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October 7, 1998


By CBR Staff Writer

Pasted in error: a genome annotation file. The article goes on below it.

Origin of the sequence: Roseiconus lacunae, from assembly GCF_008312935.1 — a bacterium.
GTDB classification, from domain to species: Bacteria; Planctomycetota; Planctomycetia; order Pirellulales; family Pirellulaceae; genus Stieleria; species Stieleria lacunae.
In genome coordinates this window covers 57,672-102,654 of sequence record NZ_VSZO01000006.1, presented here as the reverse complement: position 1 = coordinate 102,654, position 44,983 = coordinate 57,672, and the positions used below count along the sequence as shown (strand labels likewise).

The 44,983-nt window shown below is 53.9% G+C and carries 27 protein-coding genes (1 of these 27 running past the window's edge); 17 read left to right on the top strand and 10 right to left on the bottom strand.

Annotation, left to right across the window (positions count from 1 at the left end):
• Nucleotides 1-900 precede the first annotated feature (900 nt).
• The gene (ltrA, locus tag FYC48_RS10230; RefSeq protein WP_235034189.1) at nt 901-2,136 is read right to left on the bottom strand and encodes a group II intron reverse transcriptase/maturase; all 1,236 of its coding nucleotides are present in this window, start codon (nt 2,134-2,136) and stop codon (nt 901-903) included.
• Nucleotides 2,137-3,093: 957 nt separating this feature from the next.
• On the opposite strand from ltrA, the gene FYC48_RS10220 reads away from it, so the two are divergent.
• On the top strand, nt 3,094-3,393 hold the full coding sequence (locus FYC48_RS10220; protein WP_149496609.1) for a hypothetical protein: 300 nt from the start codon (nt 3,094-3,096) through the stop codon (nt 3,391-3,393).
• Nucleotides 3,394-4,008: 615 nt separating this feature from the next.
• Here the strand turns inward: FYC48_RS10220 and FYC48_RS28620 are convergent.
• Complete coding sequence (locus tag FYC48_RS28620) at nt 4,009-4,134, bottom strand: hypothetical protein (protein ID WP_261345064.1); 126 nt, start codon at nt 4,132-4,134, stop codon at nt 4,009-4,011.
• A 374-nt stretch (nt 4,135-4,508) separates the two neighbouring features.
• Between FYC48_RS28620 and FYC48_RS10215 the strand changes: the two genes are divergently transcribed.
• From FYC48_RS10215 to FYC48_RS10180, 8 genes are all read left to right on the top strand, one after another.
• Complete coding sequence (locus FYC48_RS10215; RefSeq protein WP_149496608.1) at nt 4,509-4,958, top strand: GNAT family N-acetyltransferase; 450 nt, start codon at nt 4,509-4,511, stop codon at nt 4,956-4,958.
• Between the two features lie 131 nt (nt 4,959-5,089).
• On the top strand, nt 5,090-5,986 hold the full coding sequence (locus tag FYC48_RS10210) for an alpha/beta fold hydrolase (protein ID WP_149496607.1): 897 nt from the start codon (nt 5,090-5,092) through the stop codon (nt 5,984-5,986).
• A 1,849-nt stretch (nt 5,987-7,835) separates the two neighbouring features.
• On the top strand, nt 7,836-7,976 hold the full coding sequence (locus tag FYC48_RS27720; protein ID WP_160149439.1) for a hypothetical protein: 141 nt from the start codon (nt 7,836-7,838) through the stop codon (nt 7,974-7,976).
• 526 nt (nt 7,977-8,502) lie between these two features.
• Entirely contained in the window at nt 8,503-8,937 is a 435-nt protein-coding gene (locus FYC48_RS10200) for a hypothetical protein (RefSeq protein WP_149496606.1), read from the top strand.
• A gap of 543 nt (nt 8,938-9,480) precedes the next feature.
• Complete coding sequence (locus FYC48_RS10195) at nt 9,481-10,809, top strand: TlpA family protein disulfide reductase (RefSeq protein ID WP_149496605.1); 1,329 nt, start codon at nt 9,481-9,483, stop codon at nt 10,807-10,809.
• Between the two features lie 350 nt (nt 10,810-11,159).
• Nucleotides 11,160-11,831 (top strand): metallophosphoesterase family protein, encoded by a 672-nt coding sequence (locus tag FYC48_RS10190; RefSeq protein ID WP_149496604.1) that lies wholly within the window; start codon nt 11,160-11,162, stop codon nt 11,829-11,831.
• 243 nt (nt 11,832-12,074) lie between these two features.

Yahoo! Inc tripled its revenues to $54m in the third quarter as advertisers increased their spending in tune with Yahoo!’s expanding array of free, on-line services. And the company claimed an average of 144 million page views per day during September, up 25% on June. But the management team was at pains to caution analysts and investors not to expect growth or profitability to continue at this break-neck speed. If short term financial expectations become too steep, warned Yahoo! chief executive Tim Koogle, the company’s longer term strategic flexibility might be hampered. Net profits at the Santa Clara- based company rose to $16.7m from $681,000 last year while revenues rose to $53.6m from just $18m last time. Revenues also rose by 30% sequentially in the quarter. But despite warnings from both Koogle and CFO Gary Valenzuela about overblown short term expectations, Yahoo! chief operating officer Jeffrey Mallett turned the open conference call into a back-slapping party as he reeled off and endless list of new services and categories in which his company now claims to be number one. Once the wave of hyperbole had subsided, however, some more interesting figures emerged. For example, only 40% of Yahoo!’s claimed 25 million registered users actually visited the site during the whole of September. And the company still derives a quarter of its pre-tax income from the interest on its $432m post flotation cash pile. And strangely for a company valued at over $10bn, it highlighted the launch of its free fantasy football team service as being among the most significant events in the quarter. However, advertising prices held steady in the period and the company said it continued to experience strong demand from its growing list of high profile advertising customers, although this is expected to ease over the seasonally slower holiday season when web usage traditionally falls. Yahoo!’s business plan is to continue to add quality content to its various on-line services by forging business relationships with other specialist content providers, Koogle said.

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